– What is a virus hoax?
    Virus hoax is an e-mail message that warns users of a nonexistent virus or other malware.
  2. Describe the ENERGY STAR program.
    The United States Department of Energy (DOE) and the United States Environmental Protection Agency (EPA) developed the ENERGY STAR program to help reduce the amount of electricity used by computers and related devices. This program encourages manufacturers to create energy- efficient devices that require little power when they are not in use. For example, many devices switch to sleep or power save mode after a specified number of inactive minutes or hours. Computers and devices that meet the ENERGY STAR guidelines display an ENERGY STAR label.
    – How should users handle obsolete computers?
    Users should not store obsolete computers and devices in their basement, storage room, attic, warehouse, or any other location. Computers, monitors, and other equipment contain toxic materials and potentially dangerous elements including lead, mercury, and flame retardants. In a landfill, these materials release into the environment. Recycling and refurbishing old equipment are much safer alternatives for the environment. Manufacturers can use the millions of pounds of recycled raw materials to make products such as outdoor furniture and automotive parts.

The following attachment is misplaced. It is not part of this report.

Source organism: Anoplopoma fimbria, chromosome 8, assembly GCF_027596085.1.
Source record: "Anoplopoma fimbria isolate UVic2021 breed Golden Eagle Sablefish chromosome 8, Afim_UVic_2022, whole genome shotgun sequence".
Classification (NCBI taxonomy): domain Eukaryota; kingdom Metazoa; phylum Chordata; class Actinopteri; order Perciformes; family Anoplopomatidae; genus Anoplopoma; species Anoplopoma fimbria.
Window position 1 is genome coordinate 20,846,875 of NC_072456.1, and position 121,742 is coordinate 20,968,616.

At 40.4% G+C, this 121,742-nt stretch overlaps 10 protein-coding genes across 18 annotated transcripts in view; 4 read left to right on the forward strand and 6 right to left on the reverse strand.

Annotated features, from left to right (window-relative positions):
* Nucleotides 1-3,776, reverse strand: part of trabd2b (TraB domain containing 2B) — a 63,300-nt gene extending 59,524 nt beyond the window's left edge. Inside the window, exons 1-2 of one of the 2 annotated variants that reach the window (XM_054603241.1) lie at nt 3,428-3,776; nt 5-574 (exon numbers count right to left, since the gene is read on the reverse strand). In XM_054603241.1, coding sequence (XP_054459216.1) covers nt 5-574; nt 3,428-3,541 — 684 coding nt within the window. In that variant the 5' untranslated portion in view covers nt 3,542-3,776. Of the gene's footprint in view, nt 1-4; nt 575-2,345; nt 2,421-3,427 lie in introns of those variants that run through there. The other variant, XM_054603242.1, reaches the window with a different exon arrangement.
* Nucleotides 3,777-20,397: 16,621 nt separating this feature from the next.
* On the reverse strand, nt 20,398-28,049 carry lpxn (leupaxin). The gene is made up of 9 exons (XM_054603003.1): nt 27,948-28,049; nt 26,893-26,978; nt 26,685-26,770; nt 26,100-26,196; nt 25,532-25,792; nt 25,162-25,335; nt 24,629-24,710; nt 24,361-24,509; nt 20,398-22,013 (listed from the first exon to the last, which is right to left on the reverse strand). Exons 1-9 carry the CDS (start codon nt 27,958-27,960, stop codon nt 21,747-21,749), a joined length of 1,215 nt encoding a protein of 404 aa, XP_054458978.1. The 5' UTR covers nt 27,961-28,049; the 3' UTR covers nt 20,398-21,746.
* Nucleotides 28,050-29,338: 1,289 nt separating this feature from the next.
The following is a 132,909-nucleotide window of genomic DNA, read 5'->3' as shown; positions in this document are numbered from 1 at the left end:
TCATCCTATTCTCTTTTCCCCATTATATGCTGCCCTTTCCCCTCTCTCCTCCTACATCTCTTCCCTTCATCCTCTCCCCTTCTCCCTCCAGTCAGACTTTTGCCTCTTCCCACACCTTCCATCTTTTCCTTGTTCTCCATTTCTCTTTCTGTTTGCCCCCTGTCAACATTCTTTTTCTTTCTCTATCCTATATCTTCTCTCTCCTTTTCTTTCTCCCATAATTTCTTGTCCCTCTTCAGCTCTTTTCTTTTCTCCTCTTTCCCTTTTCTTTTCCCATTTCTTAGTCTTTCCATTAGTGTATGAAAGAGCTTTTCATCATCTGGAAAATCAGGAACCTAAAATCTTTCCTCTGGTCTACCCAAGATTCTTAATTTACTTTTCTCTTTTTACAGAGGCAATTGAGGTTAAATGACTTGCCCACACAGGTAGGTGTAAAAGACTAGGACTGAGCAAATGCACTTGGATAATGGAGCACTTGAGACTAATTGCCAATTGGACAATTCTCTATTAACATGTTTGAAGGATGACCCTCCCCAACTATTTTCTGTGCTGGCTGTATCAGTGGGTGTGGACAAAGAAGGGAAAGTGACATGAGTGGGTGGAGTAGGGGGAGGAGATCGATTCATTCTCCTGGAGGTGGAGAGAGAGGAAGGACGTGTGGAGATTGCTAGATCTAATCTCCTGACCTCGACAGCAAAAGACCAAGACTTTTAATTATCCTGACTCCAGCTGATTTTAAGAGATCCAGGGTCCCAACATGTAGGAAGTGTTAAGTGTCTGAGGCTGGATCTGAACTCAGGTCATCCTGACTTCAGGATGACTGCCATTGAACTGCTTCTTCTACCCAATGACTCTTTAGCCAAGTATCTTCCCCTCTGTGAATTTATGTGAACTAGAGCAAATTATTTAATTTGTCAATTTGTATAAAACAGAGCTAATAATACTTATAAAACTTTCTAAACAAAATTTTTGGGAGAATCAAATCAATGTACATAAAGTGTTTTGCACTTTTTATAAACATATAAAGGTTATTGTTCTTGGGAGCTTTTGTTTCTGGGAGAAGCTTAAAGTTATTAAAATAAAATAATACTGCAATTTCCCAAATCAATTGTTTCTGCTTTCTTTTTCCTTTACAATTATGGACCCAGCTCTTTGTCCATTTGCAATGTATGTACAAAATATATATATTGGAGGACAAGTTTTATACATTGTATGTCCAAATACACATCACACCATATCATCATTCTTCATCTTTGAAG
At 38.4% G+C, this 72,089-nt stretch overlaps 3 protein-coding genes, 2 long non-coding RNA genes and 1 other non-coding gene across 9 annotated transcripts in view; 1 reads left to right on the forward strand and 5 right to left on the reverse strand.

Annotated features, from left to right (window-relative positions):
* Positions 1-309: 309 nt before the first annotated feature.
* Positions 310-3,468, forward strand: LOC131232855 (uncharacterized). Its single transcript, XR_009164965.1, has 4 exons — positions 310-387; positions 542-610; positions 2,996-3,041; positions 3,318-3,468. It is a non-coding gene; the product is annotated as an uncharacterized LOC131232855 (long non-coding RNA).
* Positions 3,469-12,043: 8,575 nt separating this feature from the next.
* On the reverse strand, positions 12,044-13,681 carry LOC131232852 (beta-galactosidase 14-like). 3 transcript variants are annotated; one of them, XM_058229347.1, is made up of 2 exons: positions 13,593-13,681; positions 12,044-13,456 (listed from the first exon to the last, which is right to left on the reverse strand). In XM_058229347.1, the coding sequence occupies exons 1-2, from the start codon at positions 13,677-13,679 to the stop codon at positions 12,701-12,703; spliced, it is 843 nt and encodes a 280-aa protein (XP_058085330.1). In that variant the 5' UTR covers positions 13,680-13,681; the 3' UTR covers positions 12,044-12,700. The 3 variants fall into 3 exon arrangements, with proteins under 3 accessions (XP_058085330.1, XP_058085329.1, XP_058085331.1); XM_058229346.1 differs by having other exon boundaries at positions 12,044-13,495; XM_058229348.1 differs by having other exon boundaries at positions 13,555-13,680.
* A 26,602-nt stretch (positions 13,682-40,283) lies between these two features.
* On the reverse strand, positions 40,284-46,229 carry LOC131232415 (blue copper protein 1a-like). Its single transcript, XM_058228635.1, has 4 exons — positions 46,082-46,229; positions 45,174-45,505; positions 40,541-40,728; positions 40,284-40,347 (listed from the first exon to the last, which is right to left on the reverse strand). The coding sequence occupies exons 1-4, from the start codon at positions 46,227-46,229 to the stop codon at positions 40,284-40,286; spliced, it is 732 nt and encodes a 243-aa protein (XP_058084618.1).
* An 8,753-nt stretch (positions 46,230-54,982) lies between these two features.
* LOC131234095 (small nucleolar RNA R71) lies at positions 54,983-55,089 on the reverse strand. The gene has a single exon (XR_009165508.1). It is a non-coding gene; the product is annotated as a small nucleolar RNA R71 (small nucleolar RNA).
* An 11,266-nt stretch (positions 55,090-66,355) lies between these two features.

3. What is information privacy?
    The right of individuals and companies to deny or restrict the collection and use of information about them.
    List five ways to safeguard your personal information.
    Five ways to safeguard your personal information :
    * Do not reply to spam for any reason.
    * Limit the amount of information you provide to Web sites. Fill in only required information.
    * Purchase goods with cash, rather than credit or checks.
    * Clear your history file when you are finished browsing.
    * Fill in only necessary information on rebate, warranty, and registration forms.
  4. What are two methods for avoiding phishing attacks?
    Install a phishing filter and never click a link in an e-mail message; instead, retype the Web address in your browser.
    – How does clickjacking work?
    With clickjacking, an object that can be clicked on a Web site, such as a button, image, or link, contains a malicious program. When a user clicks the disguised object, a variety of nefarious events may occur. For example, the user may be redirected to a phony Web site that requests personal information, or a virus may download to the computer.
  5. Who uses content filtering and why?
    Many businesses use content filtering to limit employees’ Web access. These businesses argue that employees are unproductive when visiting inappropriate or objectionable Web sites. Some schools, libraries, and parents use content filtering to restrict access to minors.
    – Describe a rating system used for content filtering.
    One approach to content filtering is through a rating system of the Internet Content Rating Association (ICRA), which is similar to those used for movies and videos. Major Web sites such as Yahoo!, AOL, and MSN use the rating system established by the ICRA. If content at the Web site goes beyond the rating limits set in the Web browser software, a user cannot access the Web site. Concerned parents can set the rating limits and prevent these limits from being changed by using a password.